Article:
On this seventh week of 52 weeks to see your life nutritionally I’m doing something a little bit different. I’m not chatting directly about nutrition, but instead about how you measure your health. Do you know your numbers?
Today, I’m sharing the 5 numbers you need to know for American Heart Month.
Not to talk politics, BUT…Since 1964 when President Lyndon B. Johnson first declared February as American Heart Month, the government and American Heart Association bring attention to America’s #1 killer each February. Not to be so dramatic or anything.
Chances are you know someone intensely affected by heart disease or stroke. They are the leading causes of death in the United States leading to more than 17 million deaths each year.
According to the American Heart Association, the number of deaths due to heart disease and stroke is expected to climb to about 24 million by 2030. Now that is a scary number.
There are things you KNOW you should be doing to keep your heart healthy…
- Eat right — eat more veggies, less saturated fat, more fiber, less packaged foods.
- Move more — cardiovascular exercise and strength training are both part of a heart-healthy exercise routine.
- Stop smoking or never start. End of story.
- Limit your alcohol intake to true moderation. Research shows that MODERATE alcohol intake — in adults who already drink — can benefit your heart…but what is moderation? That’s 1-2 drinks daily for women and men, respectively.
- Get enough sleep.
- Stress less.
- Love more.
But do you know your NUMBERS?
I’m a true believer in owning your health. You MUST be educated. You NEED to be your own advocate. It is ESSENTIAL that you know your numbers.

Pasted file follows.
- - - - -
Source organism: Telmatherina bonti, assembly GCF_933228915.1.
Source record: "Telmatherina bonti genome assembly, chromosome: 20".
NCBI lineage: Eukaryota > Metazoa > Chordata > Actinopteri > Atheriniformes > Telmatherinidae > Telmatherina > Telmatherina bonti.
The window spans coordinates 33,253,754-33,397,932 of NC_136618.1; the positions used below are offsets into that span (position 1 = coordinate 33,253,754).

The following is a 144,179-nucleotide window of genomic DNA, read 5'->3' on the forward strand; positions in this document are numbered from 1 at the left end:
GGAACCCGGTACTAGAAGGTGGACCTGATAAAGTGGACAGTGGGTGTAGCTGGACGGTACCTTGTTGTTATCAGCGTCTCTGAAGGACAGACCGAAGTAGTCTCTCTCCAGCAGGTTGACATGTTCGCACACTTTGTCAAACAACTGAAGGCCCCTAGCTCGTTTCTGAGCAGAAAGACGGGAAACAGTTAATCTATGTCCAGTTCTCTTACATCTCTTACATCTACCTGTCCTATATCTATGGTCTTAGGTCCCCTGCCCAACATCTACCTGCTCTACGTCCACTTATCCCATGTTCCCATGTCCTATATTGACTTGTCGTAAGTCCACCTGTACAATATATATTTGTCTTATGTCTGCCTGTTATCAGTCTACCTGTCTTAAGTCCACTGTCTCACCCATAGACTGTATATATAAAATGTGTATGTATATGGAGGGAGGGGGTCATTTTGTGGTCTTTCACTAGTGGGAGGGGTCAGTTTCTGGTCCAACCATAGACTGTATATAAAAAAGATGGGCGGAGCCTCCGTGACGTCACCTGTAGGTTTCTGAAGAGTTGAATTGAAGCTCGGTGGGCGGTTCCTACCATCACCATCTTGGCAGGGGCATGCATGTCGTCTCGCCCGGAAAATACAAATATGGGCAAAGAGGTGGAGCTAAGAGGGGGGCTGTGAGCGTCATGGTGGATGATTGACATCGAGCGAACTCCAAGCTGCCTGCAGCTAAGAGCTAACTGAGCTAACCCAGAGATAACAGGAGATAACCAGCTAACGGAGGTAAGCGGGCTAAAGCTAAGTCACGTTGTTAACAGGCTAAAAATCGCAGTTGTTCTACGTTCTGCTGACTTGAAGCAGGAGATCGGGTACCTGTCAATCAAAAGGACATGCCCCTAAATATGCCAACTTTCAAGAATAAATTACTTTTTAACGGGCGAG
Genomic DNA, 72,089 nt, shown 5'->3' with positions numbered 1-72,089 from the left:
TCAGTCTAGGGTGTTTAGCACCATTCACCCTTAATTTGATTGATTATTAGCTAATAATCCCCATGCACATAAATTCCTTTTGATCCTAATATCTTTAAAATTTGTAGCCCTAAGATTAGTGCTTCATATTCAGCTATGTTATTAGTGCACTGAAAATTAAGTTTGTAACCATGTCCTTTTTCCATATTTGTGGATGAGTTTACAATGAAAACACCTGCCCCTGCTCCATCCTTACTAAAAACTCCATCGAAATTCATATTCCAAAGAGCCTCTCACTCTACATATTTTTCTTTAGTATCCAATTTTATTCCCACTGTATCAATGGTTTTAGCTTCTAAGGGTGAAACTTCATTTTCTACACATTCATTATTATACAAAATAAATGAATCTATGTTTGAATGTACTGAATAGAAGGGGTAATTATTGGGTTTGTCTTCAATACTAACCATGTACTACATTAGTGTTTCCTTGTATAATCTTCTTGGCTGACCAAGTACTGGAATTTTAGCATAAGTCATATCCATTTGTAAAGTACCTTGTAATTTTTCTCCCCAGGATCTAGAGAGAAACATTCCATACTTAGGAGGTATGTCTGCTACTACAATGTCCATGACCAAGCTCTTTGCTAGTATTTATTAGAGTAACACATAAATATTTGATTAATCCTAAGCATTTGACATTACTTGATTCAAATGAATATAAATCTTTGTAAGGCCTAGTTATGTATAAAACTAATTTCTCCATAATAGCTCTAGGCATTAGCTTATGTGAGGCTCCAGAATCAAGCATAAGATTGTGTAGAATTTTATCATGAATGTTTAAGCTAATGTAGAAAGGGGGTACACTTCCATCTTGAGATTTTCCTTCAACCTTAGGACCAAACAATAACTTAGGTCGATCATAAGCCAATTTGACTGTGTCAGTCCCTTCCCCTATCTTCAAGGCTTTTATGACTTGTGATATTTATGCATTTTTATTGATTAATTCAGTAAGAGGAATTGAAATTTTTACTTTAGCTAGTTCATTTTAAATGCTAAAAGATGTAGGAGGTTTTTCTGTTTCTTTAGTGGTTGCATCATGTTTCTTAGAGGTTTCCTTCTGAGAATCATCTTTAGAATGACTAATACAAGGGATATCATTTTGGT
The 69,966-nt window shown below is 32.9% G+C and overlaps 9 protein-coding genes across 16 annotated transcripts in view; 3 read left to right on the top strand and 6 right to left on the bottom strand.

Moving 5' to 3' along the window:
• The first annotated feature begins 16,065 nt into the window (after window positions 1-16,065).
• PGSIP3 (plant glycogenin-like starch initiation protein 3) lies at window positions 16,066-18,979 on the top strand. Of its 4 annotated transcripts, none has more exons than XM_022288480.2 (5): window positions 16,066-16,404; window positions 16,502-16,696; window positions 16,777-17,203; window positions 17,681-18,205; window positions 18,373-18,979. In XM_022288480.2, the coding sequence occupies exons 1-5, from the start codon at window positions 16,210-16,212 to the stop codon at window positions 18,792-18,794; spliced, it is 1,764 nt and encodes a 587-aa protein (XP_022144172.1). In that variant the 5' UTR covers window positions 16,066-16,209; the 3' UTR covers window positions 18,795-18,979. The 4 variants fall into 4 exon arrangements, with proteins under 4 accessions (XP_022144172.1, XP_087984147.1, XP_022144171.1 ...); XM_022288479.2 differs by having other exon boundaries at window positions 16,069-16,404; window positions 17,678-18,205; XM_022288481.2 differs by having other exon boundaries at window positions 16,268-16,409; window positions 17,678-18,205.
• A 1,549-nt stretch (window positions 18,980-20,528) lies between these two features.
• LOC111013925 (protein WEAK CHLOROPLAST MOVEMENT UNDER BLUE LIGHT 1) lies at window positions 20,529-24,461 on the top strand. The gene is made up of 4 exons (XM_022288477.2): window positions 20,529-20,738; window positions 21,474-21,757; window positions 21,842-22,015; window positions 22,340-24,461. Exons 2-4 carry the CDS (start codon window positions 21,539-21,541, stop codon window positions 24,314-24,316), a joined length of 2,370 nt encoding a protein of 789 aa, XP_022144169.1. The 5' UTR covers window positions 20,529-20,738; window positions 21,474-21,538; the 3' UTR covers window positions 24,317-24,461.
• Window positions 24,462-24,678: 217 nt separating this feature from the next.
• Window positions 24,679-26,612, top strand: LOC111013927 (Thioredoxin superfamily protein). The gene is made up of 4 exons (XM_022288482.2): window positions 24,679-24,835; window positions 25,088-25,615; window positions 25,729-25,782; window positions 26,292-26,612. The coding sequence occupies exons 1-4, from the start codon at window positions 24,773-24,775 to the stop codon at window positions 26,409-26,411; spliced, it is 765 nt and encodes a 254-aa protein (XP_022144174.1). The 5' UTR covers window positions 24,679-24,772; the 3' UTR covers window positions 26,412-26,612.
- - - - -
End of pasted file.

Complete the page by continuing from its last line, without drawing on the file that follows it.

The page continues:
And what numbers should you really know?
Here are 5 Numbers You Need to Know for American Heart Month…
1.Cholesterol — the good, the bad, and the
Cholesterol is essential for your body. So essential that your body even makes it on its own. You need cholesterol to make hormones, building blocks of cells and tissues and for your brain to function properly. But too much cholesterol in your blood is typically a bad sign, which is why you should know your cholesterol levels and the family history associated with them.
Your total cholesterol should be less than 200 mg/dL.
But look beyond your total cholesterol number and focus on the ratio of your “good” (HDL) and “bad” (LDL) cholesterol.
The “good” HDL cholesterol carries cholesterol back to your liver to be put to work or to be rid of from your body. You want your HDL cholesterol to be greater than 40 or 50 mg/dL for women and men, respectively.
Your “bad” LDL cholesterol carries cholesterol within your blood…and that’s exactly where we DON’T want it to be! Having high LDL cholesterol levels is typically associated with increased risk of heart attack, stroke, and atherosclerosis (plaque build up in your vessels). Aim for your LDL cholesterol to be less than or equal to 100 mg/dL.
2. Hemoglobin A1c
This is one of my favorites — especially for Millennials! Your hemoglobin A1c is the measure of how much sugar you have attached to the oxygen-carrying protein [hemoglobin] in your blood. It measures your blood sugar control over the previous 60 to 90 days. If your A1c level is elevated then you are at risk for diabetes.
A normal A1c level is 4-5.7%. Equal to or any greater than 5.7% may be indicative of pre-diabetes or diabetes.